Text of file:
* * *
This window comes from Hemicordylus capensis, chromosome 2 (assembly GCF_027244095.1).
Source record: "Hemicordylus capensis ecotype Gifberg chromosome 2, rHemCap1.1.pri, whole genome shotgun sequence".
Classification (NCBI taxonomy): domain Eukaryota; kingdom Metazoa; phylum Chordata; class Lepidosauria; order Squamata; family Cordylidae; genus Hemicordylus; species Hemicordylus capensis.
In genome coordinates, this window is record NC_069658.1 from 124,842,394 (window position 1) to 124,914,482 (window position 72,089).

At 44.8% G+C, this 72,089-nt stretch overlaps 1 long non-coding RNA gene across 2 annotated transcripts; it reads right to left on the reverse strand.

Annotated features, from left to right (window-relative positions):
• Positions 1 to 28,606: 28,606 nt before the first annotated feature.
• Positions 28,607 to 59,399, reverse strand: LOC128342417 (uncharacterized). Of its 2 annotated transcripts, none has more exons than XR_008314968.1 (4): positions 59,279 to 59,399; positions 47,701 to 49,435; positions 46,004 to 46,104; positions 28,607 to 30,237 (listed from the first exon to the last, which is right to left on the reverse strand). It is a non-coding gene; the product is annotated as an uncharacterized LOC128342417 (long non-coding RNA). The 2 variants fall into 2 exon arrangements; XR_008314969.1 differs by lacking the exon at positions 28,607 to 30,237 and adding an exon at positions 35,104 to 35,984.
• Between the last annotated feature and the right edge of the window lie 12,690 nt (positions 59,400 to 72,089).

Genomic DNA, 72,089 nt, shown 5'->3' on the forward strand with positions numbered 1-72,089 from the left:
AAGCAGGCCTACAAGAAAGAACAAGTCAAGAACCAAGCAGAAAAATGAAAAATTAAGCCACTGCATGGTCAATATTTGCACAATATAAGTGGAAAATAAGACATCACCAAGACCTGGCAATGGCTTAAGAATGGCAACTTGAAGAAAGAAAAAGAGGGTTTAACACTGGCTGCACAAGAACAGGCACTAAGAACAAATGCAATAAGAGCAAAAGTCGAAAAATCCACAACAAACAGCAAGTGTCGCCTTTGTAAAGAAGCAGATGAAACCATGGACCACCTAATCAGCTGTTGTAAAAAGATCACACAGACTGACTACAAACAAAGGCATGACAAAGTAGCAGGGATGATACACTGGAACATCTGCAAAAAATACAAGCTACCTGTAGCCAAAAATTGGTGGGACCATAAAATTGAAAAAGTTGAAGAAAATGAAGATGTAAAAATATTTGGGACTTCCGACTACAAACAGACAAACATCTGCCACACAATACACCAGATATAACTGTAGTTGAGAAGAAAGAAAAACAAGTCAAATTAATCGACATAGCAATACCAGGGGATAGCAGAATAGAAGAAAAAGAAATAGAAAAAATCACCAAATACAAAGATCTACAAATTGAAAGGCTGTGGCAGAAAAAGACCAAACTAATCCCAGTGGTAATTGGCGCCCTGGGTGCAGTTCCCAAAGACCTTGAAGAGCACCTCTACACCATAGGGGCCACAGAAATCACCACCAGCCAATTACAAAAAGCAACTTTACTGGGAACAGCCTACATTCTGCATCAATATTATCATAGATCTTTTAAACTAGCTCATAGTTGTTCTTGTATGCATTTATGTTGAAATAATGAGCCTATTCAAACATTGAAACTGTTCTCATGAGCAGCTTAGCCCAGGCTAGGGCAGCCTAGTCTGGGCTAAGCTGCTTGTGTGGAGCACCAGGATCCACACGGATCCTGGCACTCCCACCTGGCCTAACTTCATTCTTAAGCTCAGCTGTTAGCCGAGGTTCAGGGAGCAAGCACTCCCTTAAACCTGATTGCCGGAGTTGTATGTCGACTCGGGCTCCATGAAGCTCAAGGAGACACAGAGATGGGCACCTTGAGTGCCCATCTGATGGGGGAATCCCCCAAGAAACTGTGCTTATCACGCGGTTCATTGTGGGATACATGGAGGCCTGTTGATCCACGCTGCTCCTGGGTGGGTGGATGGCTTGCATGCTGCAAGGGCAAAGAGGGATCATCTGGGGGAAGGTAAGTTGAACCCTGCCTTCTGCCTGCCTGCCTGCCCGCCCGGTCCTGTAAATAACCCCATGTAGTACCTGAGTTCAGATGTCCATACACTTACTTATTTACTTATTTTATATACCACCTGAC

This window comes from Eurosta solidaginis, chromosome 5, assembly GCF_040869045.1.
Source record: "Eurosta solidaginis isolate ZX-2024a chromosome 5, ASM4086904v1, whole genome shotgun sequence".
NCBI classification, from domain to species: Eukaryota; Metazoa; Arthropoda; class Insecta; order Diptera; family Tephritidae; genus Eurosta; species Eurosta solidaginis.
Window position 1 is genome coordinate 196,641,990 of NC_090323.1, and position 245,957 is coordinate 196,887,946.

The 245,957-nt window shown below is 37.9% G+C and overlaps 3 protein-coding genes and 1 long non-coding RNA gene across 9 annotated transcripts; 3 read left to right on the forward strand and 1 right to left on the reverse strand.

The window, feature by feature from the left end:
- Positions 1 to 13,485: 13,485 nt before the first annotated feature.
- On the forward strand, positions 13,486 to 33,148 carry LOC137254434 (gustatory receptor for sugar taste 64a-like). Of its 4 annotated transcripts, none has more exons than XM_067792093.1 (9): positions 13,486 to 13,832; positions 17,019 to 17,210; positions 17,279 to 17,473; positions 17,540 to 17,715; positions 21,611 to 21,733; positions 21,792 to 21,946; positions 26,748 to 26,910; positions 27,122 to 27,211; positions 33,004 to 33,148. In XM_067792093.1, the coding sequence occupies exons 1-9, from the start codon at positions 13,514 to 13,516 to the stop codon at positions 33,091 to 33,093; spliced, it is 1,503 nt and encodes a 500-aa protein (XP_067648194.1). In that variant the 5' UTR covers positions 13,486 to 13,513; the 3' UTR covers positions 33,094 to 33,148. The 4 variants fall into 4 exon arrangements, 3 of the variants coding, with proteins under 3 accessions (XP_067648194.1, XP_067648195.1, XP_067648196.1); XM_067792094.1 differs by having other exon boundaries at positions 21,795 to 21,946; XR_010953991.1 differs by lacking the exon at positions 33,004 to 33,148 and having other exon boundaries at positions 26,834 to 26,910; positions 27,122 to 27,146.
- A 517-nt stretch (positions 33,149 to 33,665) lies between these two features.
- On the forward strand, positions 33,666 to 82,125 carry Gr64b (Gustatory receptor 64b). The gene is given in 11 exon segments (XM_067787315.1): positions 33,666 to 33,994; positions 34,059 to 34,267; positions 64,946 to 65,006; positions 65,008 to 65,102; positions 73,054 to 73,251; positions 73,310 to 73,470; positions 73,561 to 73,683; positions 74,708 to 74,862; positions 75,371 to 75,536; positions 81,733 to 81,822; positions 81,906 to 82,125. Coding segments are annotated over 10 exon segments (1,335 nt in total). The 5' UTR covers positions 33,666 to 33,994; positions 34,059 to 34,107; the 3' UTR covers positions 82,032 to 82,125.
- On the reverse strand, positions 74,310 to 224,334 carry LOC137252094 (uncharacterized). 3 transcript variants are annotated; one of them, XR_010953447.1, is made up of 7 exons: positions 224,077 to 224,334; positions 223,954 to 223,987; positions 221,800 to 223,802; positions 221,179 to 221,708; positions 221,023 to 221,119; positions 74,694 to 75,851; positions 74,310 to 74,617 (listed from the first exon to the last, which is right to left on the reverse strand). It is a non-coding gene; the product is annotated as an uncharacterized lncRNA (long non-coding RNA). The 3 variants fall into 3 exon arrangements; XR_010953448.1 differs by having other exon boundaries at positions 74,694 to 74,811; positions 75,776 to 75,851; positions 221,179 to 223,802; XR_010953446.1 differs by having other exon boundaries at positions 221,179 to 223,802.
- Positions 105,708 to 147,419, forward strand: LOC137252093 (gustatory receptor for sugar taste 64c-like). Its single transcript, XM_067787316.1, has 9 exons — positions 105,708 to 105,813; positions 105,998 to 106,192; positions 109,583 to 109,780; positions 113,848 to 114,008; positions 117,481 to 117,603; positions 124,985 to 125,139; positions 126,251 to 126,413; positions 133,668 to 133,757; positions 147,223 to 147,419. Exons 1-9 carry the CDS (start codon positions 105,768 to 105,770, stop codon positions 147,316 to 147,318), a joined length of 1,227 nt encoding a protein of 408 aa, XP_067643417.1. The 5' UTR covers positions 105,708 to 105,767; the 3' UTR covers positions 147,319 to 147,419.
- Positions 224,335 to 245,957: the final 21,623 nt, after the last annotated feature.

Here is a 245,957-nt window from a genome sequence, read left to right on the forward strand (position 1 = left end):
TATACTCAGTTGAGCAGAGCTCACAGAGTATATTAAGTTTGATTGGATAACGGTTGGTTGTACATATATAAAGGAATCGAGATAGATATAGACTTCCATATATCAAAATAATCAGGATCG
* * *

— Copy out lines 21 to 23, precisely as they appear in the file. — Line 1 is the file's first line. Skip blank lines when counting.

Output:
- On the forward strand, positions 33,666 to 82,125 carry Gr64b (Gustatory receptor 64b). The gene is given in 11 exon segments (XM_067787315.1): positions 33,666 to 33,994; positions 34,059 to 34,267; positions 64,946 to 65,006; positions 65,008 to 65,102; positions 73,054 to 73,251; positions 73,310 to 73,470; positions 73,561 to 73,683; positions 74,708 to 74,862; positions 75,371 to 75,536; positions 81,733 to 81,822; positions 81,906 to 82,125. Coding segments are annotated over 10 exon segments (1,335 nt in total). The 5' UTR covers positions 33,666 to 33,994; positions 34,059 to 34,107; the 3' UTR covers positions 82,032 to 82,125.
- On the reverse strand, positions 74,310 to 224,334 carry LOC137252094 (uncharacterized). 3 transcript variants are annotated; one of them, XR_010953447.1, is made up of 7 exons: positions 224,077 to 224,334; positions 223,954 to 223,987; positions 221,800 to 223,802; positions 221,179 to 221,708; positions 221,023 to 221,119; positions 74,694 to 75,851; positions 74,310 to 74,617 (listed from the first exon to the last, which is right to left on the reverse strand). It is a non-coding gene; the product is annotated as an uncharacterized lncRNA (long non-coding RNA). The 3 variants fall into 3 exon arrangements; XR_010953448.1 differs by having other exon boundaries at positions 74,694 to 74,811; positions 75,776 to 75,851; positions 221,179 to 223,802; XR_010953446.1 differs by having other exon boundaries at positions 221,179 to 223,802.
- Positions 105,708 to 147,419, forward strand: LOC137252093 (gustatory receptor for sugar taste 64c-like). Its single transcript, XM_067787316.1, has 9 exons — positions 105,708 to 105,813; positions 105,998 to 106,192; positions 109,583 to 109,780; positions 113,848 to 114,008; positions 117,481 to 117,603; positions 124,985 to 125,139; positions 126,251 to 126,413; positions 133,668 to 133,757; positions 147,223 to 147,419. Exons 1-9 carry the CDS (start codon positions 105,768 to 105,770, stop codon positions 147,316 to 147,318), a joined length of 1,227 nt encoding a protein of 408 aa, XP_067643417.1. The 5' UTR covers positions 105,708 to 105,767; the 3' UTR covers positions 147,319 to 147,419.